Jesci“It was a choiceless choice,” claimed Janet Chandler last Thursday night in a special discussion panel put together by GAP (Government Accountability Project) and Georgetown Law. Her choice was to blow the whistle.

Janet was one of three famous whistleblowers on the panel Thursday night discussing their stories and promoting the new book, The Corporate Whistleblower’s Survival Guide by Dylan Blaylock. Whistleblower Larry King, who blew the whistle while project manager for the cleanup at the infamous Three Mile Island nuclear power plant meltdown said he wished there was a comprehensive guide around like this when he chose to blow the whistle. Larry’s efforts uncovering reckless cleanup practices may have helped avoid another huge disaster and saved lives. He had no idea what would happen to him and his family, and not only did he lose his job, but his house as well. He also spent time in the hospital battling bouts of depression. He claimed if he had to do it all over again he would, knowing the dangers that can occur in his line of work. Although he said he would have remained anonymous, had he known it was an option. When asked why he did it, knowing some of the consequences, he exclaimed, “At the end of the day, you have to be able to stand yourself.”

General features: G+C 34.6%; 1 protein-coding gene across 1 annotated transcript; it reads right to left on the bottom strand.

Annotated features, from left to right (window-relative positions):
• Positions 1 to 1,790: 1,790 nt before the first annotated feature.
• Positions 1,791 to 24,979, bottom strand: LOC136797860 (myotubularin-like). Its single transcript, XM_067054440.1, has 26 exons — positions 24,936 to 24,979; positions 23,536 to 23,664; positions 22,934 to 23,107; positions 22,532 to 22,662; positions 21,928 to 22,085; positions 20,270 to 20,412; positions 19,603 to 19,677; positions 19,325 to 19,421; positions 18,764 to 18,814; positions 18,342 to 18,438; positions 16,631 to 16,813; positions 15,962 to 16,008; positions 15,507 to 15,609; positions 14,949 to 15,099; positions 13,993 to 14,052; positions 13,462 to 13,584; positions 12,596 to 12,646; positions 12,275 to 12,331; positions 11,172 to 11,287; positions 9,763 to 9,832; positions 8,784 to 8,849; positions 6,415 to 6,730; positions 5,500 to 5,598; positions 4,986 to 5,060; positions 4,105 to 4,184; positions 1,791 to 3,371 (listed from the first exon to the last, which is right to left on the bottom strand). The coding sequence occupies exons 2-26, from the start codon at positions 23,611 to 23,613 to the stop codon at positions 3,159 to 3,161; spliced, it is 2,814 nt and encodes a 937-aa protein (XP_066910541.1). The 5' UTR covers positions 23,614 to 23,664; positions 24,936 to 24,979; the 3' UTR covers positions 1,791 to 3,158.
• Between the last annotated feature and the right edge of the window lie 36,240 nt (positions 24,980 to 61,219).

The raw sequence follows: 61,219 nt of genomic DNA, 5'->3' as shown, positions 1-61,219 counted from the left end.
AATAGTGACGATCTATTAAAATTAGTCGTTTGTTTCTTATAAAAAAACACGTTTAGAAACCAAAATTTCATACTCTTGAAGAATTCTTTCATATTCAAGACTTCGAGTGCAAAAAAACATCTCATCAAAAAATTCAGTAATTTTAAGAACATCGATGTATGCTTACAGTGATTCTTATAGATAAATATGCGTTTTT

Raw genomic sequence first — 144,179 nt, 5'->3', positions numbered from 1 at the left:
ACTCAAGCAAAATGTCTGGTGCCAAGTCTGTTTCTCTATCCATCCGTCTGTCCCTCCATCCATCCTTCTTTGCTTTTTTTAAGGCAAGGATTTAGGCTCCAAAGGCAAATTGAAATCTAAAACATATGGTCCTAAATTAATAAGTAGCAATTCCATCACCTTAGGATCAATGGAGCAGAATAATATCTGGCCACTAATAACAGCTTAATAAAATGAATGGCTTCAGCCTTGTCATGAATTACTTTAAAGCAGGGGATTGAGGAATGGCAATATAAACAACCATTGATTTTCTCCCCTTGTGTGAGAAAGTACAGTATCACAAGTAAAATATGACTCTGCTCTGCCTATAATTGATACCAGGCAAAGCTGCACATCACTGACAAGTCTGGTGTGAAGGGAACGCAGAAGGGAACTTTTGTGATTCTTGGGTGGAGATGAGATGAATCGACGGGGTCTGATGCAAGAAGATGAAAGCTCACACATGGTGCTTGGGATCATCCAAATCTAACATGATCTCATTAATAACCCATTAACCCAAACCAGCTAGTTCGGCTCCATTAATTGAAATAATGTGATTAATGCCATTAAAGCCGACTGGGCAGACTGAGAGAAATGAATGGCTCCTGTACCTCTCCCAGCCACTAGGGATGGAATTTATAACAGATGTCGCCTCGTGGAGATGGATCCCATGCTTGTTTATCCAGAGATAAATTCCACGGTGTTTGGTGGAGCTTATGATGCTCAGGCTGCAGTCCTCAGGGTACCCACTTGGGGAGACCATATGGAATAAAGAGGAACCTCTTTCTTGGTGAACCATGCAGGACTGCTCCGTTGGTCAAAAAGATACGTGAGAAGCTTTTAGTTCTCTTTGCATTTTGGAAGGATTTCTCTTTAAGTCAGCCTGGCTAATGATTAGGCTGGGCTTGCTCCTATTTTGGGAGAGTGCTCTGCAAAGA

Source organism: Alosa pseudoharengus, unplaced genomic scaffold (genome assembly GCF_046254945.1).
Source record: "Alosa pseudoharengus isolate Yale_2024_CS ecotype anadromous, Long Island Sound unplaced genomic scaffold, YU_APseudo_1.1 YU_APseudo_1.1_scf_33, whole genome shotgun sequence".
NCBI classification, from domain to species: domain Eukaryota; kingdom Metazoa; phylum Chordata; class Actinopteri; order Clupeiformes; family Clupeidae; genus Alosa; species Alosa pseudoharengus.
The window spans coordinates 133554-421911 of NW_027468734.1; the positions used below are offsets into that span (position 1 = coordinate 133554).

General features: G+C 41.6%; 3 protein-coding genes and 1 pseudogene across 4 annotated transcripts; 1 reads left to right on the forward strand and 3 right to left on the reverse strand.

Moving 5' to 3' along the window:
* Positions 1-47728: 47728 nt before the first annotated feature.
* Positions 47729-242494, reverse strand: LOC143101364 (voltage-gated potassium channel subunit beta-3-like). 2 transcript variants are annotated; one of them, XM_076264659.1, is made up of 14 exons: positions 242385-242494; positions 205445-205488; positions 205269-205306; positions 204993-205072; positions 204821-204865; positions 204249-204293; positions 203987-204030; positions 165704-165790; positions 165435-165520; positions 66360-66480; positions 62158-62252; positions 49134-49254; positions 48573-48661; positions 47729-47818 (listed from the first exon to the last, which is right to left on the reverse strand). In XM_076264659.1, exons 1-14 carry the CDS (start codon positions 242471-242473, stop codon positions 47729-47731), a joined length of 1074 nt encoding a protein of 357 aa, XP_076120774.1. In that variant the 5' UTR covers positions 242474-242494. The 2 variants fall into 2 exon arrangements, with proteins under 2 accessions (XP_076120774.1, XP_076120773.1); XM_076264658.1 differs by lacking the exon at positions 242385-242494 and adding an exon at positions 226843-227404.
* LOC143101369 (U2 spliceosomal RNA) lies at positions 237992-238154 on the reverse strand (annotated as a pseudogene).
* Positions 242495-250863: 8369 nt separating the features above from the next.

Janet took her case all the way to a Supreme Court victory on a False Claims Act lawsuit against a hospital she was working with. (whistleblowers.org). She was working with federal funds granted to the hospital for supporting mothers and children suffering from drug addictions. The money granted was not allocated correctly, while the hospital was forging data and failing to comply with regulations. She said she was not prepared for the consequences which followed her blowing the whistle. She struggled for years as a single mother during the litigation process which took over 12 years.